The skeletal remains of a man alleged to be a pirate executed in the 16th century and buried under a primary school playground may be the remains of a 16th century pirate .
It is believed that the skeleton belongs to a man who could have been executed for piracy or other crimes before being buried in a shallow, unmarked grave.
The bones were found by council workers during survey work for an extension at Victoria Primary School in Newhaven, Edinburgh.
Skeletal remains of the pirate
Experts dated the bones to the 16th or 17th centuries and, working with forensic artist Hayley Fisher, created a facial reconstruction of the man, thought to have been in his fifties.
The school, the city’s oldest working primary, is located near Newhaven harbour where a gibbet once stood on the dockyards 600 years ago.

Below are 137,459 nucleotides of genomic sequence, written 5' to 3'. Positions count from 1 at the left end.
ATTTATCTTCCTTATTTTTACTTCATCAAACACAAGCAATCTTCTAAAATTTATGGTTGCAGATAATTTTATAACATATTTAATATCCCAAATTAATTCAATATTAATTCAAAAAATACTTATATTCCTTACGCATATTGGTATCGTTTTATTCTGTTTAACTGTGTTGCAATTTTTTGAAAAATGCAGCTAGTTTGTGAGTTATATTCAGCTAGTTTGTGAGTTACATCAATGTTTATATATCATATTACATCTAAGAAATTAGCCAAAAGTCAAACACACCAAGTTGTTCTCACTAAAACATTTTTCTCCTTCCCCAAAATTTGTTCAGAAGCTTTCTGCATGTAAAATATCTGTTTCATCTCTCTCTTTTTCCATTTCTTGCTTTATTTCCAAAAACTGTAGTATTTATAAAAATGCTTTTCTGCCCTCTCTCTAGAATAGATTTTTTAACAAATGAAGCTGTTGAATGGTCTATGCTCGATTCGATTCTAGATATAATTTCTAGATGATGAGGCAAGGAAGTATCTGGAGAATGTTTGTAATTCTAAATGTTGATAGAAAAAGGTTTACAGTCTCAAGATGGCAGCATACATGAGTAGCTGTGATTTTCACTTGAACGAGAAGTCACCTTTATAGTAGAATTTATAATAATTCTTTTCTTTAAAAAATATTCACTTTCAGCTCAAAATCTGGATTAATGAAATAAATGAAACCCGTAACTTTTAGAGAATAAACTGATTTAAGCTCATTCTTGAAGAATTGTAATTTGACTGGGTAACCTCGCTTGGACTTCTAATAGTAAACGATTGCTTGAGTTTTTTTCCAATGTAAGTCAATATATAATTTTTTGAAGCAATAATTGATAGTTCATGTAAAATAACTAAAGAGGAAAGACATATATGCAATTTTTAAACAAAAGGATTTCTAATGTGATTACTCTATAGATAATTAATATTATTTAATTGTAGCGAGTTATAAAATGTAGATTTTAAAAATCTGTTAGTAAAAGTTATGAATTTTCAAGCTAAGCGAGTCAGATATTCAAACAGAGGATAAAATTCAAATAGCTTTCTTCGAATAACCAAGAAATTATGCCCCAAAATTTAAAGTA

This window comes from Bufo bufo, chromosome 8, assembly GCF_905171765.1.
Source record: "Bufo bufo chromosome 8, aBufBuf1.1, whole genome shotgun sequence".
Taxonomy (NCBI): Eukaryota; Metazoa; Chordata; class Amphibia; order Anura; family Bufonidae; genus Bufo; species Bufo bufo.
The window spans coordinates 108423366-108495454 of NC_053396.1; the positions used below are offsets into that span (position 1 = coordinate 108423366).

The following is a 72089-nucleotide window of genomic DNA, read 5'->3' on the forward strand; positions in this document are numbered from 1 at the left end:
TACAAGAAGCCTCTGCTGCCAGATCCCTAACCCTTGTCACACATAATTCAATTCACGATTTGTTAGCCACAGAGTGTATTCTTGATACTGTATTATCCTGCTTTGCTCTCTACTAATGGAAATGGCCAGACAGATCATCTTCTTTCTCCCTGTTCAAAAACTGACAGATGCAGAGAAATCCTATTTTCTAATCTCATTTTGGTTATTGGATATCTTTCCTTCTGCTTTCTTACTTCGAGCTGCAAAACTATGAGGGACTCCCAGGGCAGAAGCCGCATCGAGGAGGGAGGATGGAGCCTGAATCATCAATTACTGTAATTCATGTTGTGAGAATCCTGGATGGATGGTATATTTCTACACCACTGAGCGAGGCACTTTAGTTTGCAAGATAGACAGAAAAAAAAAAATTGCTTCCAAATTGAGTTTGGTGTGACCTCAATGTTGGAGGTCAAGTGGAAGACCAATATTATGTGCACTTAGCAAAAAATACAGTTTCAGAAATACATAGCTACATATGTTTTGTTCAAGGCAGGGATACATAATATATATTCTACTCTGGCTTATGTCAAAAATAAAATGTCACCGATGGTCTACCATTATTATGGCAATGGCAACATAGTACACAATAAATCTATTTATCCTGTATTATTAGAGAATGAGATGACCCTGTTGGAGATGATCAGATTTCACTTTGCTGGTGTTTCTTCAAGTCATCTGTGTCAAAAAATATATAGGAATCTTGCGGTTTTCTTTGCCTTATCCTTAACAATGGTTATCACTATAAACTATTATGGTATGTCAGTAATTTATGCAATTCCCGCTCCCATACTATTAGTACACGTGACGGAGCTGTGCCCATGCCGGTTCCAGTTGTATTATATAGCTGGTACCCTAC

It is believed that the man could have been executed for piracy or other crimes before being buried in a shallow, unmarked grave.
Archaeologists said the condition of the bones and location of the burial close to the sea and gibbet, rather than at one of three nearby graveyards suggests the man was killed before being displayed as a warning to other pirates.
Head teacher, Laura Thompson, of Victoria Primary School in Newhaven, Edinburgh where a skeleton was found, said: “The pupils think it’s fantastic that a skeleton was found deep underneath their playground.
“The archaeologists will hold a special lesson with some of the children about how they have used science to analyse the remains and it will be a good learning opportunity for them.”